While the early bishops, the immediate successors of the apostles, had themselves a measure, although a very inferior measure of inspiration, the written word of God might have seemed of less paramount importance, and the authority of living teachers to approach so near to that of the writings of departed apostles, as to lessen the reverence paid to them as the supreme rule of faith. But the case was far otherwise. Never was the supreme authority, the special and unapproachable inspiration of the Scriptures more recognized and acted upon, than in those primitive days of prophetically inspired bishops and pastors. Towards the latter part of the second century, some wicked heretics attempted to overthrow the doctrine of the divinity of Christ, asserting Him to have been merely a man. They were met indeed by the unanswerable argument, that the whole Church had been otherwise taught by all its bishops and teachers from the very beginning; still the defenders of the truth made their principal appeal to the written volume of Inspiration, saying in the words of one of them, an unknown writer of the second century, “The sacred scriptures have been shamefully perverted by those deniers of the divinity of our Lord. The rule of the ancient faith they bave set aside; Christ they have denounced; not inquiring what the Holy Scriptures declared, but labouring by reasonings to establish their impiety. The excessive presumption of this heresy, (the heresy of the so called Unitarians) they can hardly but be conscious of themselyes, for either they do not believe that the Holy Scriptures were uttered by the Holy Spirit, and then they are infidels, or they deem themselves wiser than the Holy Spirit; and what are they then but demoniacs; denying the law and the prophets by their impure doctrine, they have sunk down to the lowest depths of perdition.”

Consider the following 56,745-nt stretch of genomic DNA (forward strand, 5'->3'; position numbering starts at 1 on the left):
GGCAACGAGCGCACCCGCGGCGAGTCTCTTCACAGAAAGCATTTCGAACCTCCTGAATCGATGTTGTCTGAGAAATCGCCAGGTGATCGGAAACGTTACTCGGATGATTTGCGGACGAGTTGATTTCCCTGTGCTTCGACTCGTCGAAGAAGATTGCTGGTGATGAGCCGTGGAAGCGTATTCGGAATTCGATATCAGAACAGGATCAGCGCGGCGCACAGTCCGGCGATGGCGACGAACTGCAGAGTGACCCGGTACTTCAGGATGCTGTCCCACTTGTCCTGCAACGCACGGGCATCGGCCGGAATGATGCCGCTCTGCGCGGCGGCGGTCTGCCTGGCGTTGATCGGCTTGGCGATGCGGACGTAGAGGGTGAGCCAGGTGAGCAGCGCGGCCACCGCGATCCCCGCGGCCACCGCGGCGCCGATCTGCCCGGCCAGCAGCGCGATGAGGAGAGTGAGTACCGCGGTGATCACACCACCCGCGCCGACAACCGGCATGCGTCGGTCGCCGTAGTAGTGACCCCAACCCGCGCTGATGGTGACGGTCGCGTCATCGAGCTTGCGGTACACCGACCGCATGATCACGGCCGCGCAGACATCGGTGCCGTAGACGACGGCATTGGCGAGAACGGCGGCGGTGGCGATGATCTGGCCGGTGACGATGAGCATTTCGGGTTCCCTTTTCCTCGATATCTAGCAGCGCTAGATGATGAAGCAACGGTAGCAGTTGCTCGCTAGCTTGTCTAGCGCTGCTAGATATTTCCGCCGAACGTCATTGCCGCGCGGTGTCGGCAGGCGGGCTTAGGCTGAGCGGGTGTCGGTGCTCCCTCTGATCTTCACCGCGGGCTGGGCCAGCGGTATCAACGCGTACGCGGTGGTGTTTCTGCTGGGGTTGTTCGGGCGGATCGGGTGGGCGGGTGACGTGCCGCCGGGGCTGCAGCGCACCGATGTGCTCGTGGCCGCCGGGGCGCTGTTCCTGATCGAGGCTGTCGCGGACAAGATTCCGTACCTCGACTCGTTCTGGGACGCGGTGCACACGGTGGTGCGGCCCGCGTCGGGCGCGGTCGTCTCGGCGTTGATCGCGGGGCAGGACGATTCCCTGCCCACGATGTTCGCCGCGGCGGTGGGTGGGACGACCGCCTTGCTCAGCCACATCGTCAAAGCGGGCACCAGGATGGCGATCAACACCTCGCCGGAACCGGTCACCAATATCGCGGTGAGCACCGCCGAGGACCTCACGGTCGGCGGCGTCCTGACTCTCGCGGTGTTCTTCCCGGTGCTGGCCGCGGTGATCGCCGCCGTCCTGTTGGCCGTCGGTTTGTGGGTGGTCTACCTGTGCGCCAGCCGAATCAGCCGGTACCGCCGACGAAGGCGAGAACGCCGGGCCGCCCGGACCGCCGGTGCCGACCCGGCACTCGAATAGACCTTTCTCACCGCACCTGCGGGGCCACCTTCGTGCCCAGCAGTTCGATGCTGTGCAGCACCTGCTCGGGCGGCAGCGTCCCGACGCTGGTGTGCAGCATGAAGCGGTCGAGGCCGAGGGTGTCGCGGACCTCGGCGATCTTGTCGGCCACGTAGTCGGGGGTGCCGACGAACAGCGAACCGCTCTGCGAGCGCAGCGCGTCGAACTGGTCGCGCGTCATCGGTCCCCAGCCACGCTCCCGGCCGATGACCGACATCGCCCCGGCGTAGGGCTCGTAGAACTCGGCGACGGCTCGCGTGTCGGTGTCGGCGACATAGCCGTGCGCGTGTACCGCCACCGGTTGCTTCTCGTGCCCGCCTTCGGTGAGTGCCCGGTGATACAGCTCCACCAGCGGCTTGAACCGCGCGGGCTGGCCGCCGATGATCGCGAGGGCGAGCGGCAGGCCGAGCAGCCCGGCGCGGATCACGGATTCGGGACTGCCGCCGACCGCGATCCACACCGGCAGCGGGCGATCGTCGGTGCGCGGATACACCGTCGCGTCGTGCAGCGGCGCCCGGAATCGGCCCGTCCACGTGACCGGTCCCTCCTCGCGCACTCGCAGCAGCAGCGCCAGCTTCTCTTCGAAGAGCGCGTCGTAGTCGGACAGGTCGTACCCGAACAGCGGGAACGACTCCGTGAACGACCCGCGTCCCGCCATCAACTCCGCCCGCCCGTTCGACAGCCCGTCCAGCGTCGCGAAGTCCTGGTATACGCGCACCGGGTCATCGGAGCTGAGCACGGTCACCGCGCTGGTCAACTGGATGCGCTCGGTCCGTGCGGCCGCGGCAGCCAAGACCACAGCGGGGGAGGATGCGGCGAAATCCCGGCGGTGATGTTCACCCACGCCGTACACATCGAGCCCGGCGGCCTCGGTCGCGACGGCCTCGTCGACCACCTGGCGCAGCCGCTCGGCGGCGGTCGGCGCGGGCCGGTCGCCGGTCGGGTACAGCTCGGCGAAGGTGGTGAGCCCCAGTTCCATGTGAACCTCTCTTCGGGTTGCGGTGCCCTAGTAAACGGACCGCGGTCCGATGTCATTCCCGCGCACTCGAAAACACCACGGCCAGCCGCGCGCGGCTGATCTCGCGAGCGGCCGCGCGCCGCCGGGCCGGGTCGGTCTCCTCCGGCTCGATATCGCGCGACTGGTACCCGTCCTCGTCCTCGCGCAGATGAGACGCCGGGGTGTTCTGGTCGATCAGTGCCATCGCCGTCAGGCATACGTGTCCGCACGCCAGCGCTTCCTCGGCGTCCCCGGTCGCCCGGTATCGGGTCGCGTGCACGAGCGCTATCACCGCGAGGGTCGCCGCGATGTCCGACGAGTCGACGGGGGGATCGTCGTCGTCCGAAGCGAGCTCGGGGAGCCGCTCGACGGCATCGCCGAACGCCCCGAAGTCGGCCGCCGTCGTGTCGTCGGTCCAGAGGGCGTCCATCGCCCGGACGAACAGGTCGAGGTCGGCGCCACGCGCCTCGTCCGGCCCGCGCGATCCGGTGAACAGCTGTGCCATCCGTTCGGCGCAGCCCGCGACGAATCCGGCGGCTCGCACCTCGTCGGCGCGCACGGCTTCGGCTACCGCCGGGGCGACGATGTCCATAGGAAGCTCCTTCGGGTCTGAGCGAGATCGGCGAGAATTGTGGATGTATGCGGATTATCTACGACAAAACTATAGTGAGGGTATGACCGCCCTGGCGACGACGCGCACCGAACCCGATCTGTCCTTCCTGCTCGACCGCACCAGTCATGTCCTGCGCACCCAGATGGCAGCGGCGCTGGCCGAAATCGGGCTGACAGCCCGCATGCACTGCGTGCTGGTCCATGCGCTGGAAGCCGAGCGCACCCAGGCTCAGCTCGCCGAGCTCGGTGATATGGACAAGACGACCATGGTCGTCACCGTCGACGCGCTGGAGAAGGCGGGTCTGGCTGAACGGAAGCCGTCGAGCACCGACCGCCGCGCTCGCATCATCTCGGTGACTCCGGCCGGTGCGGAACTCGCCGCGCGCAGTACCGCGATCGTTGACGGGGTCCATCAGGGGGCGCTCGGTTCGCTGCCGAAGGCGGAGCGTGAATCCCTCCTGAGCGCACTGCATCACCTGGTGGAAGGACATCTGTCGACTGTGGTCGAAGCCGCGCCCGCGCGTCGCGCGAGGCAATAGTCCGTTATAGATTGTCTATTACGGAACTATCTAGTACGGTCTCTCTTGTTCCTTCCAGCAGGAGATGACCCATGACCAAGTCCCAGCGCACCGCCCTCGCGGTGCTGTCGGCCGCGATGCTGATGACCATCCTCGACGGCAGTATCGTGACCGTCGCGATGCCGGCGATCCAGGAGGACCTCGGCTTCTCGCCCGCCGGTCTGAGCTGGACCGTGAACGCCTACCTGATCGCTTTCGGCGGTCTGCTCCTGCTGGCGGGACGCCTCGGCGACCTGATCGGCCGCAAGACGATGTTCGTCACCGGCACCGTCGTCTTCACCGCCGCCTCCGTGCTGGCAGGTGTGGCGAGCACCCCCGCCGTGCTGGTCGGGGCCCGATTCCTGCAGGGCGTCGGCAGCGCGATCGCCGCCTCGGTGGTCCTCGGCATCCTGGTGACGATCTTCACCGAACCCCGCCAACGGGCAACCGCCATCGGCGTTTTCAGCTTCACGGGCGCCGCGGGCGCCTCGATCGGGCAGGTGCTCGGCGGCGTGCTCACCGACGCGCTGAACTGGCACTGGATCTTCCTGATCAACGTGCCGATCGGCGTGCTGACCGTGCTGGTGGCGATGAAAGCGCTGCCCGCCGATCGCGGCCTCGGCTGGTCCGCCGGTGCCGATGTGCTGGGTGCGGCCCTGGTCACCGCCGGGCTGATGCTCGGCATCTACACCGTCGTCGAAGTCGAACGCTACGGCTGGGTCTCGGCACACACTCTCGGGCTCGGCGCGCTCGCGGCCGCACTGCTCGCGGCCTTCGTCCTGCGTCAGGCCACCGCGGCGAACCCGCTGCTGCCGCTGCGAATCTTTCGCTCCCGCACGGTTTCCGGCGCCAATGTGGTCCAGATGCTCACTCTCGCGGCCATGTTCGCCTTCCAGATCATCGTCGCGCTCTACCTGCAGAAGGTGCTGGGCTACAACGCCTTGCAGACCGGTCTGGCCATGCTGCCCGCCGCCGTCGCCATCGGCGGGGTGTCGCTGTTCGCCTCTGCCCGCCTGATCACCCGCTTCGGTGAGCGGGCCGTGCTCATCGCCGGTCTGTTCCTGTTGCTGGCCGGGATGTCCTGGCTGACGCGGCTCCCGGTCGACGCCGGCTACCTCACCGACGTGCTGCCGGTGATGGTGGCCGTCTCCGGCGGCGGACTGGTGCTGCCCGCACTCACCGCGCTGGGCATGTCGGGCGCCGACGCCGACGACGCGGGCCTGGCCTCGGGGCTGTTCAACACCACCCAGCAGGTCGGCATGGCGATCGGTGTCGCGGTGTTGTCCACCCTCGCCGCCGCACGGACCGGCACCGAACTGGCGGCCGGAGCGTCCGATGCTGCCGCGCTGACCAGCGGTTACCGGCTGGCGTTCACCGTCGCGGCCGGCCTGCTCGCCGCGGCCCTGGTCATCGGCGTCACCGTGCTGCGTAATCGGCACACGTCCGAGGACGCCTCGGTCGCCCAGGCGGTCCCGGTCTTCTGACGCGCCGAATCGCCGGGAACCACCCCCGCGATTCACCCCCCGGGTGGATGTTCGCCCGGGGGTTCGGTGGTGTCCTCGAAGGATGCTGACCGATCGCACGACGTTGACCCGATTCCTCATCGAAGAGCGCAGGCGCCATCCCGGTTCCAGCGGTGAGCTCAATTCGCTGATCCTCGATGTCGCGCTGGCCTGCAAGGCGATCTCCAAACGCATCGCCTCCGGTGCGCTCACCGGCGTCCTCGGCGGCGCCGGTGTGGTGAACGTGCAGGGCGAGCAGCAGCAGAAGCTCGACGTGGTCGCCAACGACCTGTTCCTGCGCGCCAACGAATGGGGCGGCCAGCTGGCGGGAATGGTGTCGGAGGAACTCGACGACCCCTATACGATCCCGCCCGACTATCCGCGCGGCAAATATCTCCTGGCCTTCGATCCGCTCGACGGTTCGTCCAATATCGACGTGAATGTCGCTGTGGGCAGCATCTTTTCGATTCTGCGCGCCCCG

This then was the doctrine of the Primitive Church, that the writings of the apostles, along with the rest of Scripture, were inspired by the Holy Spirit; and they drew a broad line of distinction and separation between the sacred, or as they are sometimes called the canonical books, and the writings of all others, even although they might have been inspired teachers. The difference being this, that however much any of the early bishops and pastors may have been under extraordinary influences of the Spirit, and endowed with miraculous gifts, they were not inspired to write ; their writings consequently are not inspired, are not authoritative; on the contrary, these very individuals appeal to the sacred volume, and to the inspired writers of it, as a higher authority than themselves, and as the supreme and infallible rule of faith.